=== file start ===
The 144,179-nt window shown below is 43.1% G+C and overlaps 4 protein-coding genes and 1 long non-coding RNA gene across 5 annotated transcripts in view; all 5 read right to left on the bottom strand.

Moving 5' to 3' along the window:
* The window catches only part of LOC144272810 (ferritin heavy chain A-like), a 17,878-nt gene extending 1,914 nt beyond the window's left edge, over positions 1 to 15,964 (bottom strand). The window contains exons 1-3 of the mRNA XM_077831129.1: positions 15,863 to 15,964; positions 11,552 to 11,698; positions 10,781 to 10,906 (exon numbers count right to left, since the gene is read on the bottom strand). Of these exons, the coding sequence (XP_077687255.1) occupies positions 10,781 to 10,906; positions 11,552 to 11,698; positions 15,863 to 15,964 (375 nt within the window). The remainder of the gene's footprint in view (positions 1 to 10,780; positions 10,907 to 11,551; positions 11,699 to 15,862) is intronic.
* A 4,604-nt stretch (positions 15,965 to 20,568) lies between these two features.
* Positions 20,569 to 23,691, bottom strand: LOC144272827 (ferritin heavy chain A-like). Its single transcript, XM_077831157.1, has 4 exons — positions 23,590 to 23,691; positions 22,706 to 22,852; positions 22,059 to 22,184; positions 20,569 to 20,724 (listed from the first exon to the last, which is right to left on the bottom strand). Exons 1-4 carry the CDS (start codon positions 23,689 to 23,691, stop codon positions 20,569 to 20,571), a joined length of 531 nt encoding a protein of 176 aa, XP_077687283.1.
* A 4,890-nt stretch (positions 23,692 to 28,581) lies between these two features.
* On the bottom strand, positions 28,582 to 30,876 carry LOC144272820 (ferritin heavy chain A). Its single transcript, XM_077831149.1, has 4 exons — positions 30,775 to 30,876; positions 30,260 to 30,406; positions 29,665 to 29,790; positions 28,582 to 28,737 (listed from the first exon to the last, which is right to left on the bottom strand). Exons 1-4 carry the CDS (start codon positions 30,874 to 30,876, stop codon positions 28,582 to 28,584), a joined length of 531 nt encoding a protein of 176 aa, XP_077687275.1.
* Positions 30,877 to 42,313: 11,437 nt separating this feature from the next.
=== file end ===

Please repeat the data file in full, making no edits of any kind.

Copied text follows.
The 144,179-nt window shown below is 43.1% G+C and overlaps 4 protein-coding genes and 1 long non-coding RNA gene across 5 annotated transcripts in view; all 5 read right to left on the bottom strand.

Moving 5' to 3' along the window:
* The window catches only part of LOC144272810 (ferritin heavy chain A-like), a 17,878-nt gene extending 1,914 nt beyond the window's left edge, over positions 1 to 15,964 (bottom strand). The window contains exons 1-3 of the mRNA XM_077831129.1: positions 15,863 to 15,964; positions 11,552 to 11,698; positions 10,781 to 10,906 (exon numbers count right to left, since the gene is read on the bottom strand). Of these exons, the coding sequence (XP_077687255.1) occupies positions 10,781 to 10,906; positions 11,552 to 11,698; positions 15,863 to 15,964 (375 nt within the window). The remainder of the gene's footprint in view (positions 1 to 10,780; positions 10,907 to 11,551; positions 11,699 to 15,862) is intronic.
* A 4,604-nt stretch (positions 15,965 to 20,568) lies between these two features.
* Positions 20,569 to 23,691, bottom strand: LOC144272827 (ferritin heavy chain A-like). Its single transcript, XM_077831157.1, has 4 exons — positions 23,590 to 23,691; positions 22,706 to 22,852; positions 22,059 to 22,184; positions 20,569 to 20,724 (listed from the first exon to the last, which is right to left on the bottom strand). Exons 1-4 carry the CDS (start codon positions 23,689 to 23,691, stop codon positions 20,569 to 20,571), a joined length of 531 nt encoding a protein of 176 aa, XP_077687283.1.
* A 4,890-nt stretch (positions 23,692 to 28,581) lies between these two features.
* On the bottom strand, positions 28,582 to 30,876 carry LOC144272820 (ferritin heavy chain A). Its single transcript, XM_077831149.1, has 4 exons — positions 30,775 to 30,876; positions 30,260 to 30,406; positions 29,665 to 29,790; positions 28,582 to 28,737 (listed from the first exon to the last, which is right to left on the bottom strand). Exons 1-4 carry the CDS (start codon positions 30,874 to 30,876, stop codon positions 28,582 to 28,584), a joined length of 531 nt encoding a protein of 176 aa, XP_077687275.1.
* Positions 30,877 to 42,313: 11,437 nt separating this feature from the next.